The future of healthcare design education: 5 takeaways from ACHA 2016

Creating a network of experts to talk next generation healthcare design education

When architects and educators in healthcare design come together and talk about teaching the next generation of healthcare designers, good things happen. That’s the idea behind the AIA Academy of Architecture for Health (AAH) American College of Healthcare Architects (ACHA) Educators Summit which took place last week at our Chicago office.

Healthcare in America is in the midst of a sea change toward a population-centered model. Today’s challenges are not just about delivering healthcare, they’re about how healthcare can engage with the community to promote long-term healthy behavior. What does this have to do with healthcare design and creating healthy environments? Everything.

On July 21st, VOA now Stantec had the pleasure of hosting the ninth-annual AIA AAH/ACHA-sponsored Educators Summit, a prelude to the annual AIA AAH/ACHA Summer Leadership Summit. The Educators Summit annually brings together experts in healthcare architecture and healthcare design education in an intensive, single-day forum.

Moderated by Clemson University’s David Allison FAIA, FACHA, this year’s summit welcomed nearly 40 attendees representing NAAB-accredited schools with distinguished degree/certificate programs including University of Illinois at Champaign/Urbana, Texas A&M, Texas Tech, University of Kansas, Kent State, Clemson and Boston Architectural College as well as professionals from healthcare architecture.

This event gives institutions and professionals a rare chance to listen to one another and share ideas for furthering healthcare design education. The format fosters a dialogue between educators and professional organizations in healthcare design. It lays the foundation for a healthcare design education community.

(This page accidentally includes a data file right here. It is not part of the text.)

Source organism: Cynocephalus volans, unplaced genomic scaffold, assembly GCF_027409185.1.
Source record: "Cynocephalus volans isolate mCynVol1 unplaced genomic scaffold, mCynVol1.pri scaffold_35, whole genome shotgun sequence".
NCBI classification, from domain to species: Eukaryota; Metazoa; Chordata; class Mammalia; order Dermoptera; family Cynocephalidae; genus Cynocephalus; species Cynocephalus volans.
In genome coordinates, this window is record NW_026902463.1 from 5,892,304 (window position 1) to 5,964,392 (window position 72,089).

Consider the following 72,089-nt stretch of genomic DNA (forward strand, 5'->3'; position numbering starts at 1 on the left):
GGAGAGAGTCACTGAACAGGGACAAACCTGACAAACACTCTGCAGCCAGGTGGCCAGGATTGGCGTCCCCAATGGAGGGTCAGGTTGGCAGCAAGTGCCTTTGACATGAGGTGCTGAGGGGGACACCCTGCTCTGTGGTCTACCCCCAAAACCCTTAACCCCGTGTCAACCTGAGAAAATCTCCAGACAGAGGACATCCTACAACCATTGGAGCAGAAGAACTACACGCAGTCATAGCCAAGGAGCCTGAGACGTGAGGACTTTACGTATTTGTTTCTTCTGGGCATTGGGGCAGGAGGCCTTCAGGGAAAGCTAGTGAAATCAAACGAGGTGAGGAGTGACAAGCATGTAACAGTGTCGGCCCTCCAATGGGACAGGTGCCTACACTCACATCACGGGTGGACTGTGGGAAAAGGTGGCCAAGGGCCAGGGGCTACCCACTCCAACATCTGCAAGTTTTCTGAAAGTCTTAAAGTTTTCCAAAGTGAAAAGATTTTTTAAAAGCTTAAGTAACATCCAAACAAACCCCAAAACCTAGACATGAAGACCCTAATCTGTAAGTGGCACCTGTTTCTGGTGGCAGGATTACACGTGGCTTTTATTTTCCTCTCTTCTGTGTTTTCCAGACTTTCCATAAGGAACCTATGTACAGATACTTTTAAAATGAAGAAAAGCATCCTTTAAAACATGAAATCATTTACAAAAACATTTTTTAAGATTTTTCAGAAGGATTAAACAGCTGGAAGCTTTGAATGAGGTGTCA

I have many thoughts on this inspiring day-long gathering of great minds in healthcare design education, but I’ve focused on five takeaways.

  1. Healthcare is in the midst of change. Before we design anything, our students must have an understanding of where medical practice is going. A big theme at the ACHA conference this year was that healthcare institutions to be effective must reach out into the community to connect with and learn about their patients and promote healthy lifestyles. Healthcare design today involves guiding our clients through this new environment. We must educate our designers to think more like public health officials.
  2. There are many different ways to teach healthcare design. Healthcare design education might sound very specialized, but it’s still a young discipline and invites a variety of approaches. We heard from Savannah College of Art and Design, which emphasizes product design, and others, like Texas A&M that focus on cross-training of designers in public health policy. Still others are steeped in the application of evidence-based design thinking that engage students in projects like large-scale master planning in Kenya. Most featured traditional architecture programs. All are valid, and have much to learn from each other.